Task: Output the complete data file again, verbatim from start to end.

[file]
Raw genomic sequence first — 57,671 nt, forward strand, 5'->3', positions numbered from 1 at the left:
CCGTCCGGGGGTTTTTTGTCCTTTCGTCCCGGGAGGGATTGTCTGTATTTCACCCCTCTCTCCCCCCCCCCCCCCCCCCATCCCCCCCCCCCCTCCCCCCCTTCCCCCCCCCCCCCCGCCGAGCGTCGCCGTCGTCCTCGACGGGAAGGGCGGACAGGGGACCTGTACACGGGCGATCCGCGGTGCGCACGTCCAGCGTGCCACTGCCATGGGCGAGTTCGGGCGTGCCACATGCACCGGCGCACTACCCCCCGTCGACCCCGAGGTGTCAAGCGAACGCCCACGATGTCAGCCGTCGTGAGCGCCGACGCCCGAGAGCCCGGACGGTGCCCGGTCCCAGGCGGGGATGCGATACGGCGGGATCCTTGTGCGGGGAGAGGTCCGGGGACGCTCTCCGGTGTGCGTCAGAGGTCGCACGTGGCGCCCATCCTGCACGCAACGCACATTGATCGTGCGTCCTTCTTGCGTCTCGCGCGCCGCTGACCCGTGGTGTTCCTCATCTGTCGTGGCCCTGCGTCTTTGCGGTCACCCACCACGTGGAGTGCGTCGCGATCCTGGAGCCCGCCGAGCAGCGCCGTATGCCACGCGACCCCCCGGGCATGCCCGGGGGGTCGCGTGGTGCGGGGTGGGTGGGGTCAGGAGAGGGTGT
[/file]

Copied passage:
Raw genomic sequence first — 57,671 nt, forward strand, 5'->3', positions numbered from 1 at the left:
CCGTCCGGGGGTTTTTTGTCCTTTCGTCCCGGGAGGGATTGTCTGTATTTCACCCCTCTCTCCCCCCCCCCCCCCCCCCATCCCCCCCCCCCCTCCCCCCCTTCCCCCCCCCCCCCCGCCGAGCGTCGCCGTCGTCCTCGACGGGAAGGGCGGACAGGGGACCTGTACACGGGCGATCCGCGGTGCGCACGTCCAGCGTGCCACTGCCATGGGCGAGTTCGGGCGTGCCACATGCACCGGCGCACTACCCCCCGTCGACCCCGAGGTGTCAAGCGAACGCCCACGATGTCAGCCGTCGTGAGCGCCGACGCCCGAGAGCCCGGACGGTGCCCGGTCCCAGGCGGGGATGCGATACGGCGGGATCCTTGTGCGGGGAGAGGTCCGGGGACGCTCTCCGGTGTGCGTCAGAGGTCGCACGTGGCGCCCATCCTGCACGCAACGCACATTGATCGTGCGTCCTTCTTGCGTCTCGCGCGCCGCTGACCCGTGGTGTTCCTCATCTGTCGTGGCCCTGCGTCTTTGCGGTCACCCACCACGTGGAGTGCGTCGCGATCCTGGAGCCCGCCGAGCAGCGCCGTATGCCACGCGACCCCCCGGGCATGCCCGGGGGGTCGCGTGGTGCGGGGTGGGTGGGGTCAGGAGAGGGTGT